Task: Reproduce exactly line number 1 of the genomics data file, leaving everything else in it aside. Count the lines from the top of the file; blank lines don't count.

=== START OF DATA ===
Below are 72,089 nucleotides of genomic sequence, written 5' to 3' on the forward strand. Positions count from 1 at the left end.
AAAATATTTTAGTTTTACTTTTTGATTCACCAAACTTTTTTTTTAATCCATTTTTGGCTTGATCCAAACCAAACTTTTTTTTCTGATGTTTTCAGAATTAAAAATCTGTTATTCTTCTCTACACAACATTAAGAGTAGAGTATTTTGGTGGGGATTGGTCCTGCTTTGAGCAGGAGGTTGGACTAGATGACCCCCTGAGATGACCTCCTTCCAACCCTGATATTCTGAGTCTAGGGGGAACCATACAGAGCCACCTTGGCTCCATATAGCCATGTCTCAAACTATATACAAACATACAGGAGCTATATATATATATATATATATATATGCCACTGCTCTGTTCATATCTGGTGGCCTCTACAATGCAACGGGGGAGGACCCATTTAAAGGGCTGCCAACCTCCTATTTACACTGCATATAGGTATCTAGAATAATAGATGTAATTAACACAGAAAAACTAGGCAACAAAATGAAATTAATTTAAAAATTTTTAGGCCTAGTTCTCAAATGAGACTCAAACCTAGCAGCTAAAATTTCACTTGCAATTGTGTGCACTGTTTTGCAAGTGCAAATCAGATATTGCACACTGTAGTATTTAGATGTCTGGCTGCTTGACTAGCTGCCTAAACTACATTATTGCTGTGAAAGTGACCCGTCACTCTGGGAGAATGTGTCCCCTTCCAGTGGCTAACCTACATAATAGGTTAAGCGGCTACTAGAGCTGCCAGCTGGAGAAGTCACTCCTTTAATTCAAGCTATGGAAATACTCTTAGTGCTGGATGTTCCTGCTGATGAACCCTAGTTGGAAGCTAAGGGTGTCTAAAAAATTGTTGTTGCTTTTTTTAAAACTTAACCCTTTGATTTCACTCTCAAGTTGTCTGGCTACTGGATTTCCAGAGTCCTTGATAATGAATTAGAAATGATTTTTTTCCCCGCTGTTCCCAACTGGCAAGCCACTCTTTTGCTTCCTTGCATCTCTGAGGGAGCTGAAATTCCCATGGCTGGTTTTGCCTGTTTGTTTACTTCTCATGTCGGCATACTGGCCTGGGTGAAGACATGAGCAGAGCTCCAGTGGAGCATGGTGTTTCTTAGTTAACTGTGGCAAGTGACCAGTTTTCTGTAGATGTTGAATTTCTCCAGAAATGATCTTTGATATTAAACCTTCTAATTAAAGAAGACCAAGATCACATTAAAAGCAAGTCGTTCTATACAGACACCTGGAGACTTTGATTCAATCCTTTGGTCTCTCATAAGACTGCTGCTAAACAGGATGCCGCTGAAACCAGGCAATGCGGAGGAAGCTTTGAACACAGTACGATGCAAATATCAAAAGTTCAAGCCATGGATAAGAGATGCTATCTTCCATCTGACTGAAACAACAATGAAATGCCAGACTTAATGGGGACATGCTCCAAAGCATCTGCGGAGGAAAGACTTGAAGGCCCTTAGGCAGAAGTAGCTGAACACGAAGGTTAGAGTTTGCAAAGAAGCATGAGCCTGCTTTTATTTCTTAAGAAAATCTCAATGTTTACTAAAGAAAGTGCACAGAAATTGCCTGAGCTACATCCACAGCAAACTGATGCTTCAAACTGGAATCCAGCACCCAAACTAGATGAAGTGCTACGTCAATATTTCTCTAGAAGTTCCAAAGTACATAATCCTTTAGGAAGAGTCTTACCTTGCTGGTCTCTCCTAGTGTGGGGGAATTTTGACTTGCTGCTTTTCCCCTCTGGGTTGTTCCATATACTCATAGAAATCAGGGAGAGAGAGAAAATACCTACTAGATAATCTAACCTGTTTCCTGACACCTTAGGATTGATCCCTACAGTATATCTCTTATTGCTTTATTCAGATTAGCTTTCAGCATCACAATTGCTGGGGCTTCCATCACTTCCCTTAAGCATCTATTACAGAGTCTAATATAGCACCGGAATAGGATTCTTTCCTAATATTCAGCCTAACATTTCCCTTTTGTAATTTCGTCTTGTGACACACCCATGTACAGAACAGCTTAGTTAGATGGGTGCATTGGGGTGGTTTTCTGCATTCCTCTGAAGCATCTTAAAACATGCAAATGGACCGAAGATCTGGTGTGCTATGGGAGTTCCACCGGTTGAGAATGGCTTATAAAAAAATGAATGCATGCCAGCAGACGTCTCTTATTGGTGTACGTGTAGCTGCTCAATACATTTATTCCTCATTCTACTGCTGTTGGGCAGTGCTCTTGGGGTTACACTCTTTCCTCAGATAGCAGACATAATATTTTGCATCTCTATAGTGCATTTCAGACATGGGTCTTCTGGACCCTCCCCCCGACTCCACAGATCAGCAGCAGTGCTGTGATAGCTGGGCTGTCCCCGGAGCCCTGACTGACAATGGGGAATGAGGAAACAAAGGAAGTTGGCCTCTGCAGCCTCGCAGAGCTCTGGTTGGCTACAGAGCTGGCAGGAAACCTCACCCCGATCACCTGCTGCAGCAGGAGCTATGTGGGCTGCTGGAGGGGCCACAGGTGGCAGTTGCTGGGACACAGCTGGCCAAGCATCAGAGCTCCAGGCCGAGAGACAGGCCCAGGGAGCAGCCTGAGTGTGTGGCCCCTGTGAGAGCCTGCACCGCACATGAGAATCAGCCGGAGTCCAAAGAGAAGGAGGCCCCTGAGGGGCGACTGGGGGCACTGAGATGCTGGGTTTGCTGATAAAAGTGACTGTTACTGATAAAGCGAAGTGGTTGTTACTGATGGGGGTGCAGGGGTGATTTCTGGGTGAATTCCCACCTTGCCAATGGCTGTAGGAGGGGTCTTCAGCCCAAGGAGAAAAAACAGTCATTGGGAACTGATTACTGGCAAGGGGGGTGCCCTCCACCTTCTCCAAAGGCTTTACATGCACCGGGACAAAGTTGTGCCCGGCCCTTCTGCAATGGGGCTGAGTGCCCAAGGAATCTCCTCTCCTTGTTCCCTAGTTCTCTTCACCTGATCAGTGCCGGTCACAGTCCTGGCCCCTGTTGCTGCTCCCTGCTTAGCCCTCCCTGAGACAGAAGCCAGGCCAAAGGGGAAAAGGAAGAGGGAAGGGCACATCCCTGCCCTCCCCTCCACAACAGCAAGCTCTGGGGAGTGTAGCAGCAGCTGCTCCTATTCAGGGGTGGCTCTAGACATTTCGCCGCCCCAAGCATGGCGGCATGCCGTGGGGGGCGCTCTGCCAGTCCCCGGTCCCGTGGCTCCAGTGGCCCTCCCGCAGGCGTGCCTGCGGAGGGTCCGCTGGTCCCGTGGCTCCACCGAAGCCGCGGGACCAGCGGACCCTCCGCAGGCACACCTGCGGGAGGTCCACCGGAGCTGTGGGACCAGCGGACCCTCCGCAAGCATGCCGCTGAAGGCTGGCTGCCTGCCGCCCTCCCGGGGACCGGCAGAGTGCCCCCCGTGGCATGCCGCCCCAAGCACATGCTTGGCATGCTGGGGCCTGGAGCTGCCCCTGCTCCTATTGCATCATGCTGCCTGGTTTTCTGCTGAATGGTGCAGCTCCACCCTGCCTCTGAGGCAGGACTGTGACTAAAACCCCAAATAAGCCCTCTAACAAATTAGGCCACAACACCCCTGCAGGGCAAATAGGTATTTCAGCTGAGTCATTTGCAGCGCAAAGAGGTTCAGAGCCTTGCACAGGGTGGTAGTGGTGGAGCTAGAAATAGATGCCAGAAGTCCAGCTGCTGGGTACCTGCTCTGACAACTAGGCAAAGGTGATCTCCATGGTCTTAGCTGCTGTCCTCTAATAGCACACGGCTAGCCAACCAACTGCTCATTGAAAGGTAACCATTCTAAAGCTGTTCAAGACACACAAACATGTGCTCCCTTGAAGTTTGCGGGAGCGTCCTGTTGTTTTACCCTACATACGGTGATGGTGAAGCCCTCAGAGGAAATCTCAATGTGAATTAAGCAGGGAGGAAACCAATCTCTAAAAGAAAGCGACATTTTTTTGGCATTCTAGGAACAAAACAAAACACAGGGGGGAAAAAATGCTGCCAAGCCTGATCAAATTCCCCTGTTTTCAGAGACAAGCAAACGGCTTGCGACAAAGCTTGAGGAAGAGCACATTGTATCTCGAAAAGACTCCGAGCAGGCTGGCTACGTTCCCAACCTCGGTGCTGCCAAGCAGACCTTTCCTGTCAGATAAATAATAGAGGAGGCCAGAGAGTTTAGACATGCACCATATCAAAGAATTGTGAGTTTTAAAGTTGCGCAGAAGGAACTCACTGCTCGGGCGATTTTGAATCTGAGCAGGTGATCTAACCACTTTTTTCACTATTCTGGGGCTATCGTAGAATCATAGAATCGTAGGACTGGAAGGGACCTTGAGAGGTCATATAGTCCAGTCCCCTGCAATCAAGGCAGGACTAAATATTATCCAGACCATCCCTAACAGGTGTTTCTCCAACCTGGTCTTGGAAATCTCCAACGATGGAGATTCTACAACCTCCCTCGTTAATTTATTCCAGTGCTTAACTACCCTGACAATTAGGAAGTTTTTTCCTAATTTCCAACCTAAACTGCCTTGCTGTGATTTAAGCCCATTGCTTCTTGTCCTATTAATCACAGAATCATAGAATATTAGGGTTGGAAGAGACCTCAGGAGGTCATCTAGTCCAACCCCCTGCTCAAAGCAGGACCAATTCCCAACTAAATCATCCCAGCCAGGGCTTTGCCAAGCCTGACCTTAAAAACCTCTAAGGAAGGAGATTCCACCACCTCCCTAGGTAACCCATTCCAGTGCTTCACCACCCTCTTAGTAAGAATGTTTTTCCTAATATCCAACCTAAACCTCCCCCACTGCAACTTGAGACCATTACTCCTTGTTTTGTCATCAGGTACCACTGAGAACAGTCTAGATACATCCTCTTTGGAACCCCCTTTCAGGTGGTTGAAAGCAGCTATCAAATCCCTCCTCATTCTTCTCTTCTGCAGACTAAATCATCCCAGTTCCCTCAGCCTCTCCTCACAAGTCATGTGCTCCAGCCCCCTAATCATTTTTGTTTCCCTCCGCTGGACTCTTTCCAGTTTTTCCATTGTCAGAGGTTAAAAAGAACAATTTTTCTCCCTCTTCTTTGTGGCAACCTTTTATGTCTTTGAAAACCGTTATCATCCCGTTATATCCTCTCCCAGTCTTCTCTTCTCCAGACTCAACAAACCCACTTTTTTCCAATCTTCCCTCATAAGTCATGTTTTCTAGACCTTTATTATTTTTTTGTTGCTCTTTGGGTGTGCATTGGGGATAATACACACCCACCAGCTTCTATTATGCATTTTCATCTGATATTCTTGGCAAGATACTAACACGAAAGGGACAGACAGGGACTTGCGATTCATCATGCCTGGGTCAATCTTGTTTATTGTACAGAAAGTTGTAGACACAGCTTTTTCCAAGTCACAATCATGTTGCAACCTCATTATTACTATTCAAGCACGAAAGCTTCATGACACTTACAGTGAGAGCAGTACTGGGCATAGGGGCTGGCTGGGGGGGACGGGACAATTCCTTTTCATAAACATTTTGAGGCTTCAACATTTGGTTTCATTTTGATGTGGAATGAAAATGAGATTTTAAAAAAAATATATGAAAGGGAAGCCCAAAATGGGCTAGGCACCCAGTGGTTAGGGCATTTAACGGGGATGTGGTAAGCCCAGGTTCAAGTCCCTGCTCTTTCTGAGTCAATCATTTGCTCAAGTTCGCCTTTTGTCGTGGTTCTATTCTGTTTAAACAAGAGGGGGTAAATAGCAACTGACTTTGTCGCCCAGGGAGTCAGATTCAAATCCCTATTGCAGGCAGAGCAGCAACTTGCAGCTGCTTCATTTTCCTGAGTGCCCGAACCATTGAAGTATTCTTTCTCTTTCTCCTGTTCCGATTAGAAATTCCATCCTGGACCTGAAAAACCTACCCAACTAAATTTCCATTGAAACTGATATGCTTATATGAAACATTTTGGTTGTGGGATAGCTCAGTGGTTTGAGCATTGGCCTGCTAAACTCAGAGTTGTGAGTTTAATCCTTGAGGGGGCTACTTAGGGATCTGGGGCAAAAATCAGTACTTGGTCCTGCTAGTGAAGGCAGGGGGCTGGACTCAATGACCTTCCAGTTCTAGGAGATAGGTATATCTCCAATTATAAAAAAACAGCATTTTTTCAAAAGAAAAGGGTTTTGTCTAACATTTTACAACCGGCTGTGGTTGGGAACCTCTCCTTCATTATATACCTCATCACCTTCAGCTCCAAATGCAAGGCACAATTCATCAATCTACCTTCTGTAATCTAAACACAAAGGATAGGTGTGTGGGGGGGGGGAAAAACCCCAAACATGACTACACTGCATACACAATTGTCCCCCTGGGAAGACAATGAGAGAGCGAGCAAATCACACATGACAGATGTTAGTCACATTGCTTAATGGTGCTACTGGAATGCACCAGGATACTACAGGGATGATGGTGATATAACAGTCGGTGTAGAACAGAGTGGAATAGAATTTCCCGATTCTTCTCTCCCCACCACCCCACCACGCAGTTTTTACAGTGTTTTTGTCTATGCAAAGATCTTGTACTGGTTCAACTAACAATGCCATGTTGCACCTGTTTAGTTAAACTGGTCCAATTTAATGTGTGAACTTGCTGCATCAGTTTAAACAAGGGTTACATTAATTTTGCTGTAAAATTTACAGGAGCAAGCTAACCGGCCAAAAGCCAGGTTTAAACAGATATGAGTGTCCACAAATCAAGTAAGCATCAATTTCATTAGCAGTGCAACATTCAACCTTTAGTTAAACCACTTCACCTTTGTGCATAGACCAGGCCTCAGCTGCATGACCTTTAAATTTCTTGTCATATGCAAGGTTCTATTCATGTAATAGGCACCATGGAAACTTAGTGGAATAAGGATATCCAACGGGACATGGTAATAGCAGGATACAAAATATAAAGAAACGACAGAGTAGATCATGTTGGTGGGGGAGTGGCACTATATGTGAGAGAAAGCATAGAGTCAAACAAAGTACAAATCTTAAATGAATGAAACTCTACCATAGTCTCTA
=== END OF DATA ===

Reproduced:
Below are 72,089 nucleotides of genomic sequence, written 5' to 3' on the forward strand. Positions count from 1 at the left end.